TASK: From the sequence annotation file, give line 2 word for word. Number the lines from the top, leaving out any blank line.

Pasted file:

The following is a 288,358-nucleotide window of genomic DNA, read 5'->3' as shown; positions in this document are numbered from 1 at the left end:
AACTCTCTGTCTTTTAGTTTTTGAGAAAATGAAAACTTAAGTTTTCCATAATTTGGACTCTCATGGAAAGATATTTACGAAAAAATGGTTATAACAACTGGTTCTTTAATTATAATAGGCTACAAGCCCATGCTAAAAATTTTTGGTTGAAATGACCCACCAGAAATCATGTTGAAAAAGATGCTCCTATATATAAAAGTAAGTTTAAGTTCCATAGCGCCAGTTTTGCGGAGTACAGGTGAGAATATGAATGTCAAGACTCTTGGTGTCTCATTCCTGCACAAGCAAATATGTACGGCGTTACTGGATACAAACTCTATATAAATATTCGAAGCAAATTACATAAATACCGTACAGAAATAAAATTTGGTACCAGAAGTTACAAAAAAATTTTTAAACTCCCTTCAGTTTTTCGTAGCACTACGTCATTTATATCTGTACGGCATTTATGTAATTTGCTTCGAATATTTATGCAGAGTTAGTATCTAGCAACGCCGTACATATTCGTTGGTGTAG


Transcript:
AACTCTCTGTCTTTTAGTTTTTGAGAAAATGAAAACTTAAGTTTTCCATAATTTGGACTCTCATGGAAAGATATTTACGAAAAAATGGTTATAACAACTGGTTCTTTAATTATAATAGGCTACAAGCCCATGCTAAAAATTTTTGGTTGAAATGACCCACCAGAAATCATGTTGAAAAAGATGCTCCTATATATAAAAGTAAGTTTAAGTTCCATAGCGCCAGTTTTGCGGAGTACAGGTGAGAATATGAATGTCAAGACTCTTGGTGTCTCATTCCTGCACAAGCAAATATGTACGGCGTTACTGGATACAAACTCTATATAAATATTCGAAGCAAATTACATAAATACCGTACAGAAATAAAATTTGGTACCAGAAGTTACAAAAAAATTTTTAAACTCCCTTCAGTTTTTCGTAGCACTACGTCATTTATATCTGTACGGCATTTATGTAATTTGCTTCGAATATTTATGCAGAGTTAGTATCTAGCAACGCCGTACATATTCGTTGGTGTAG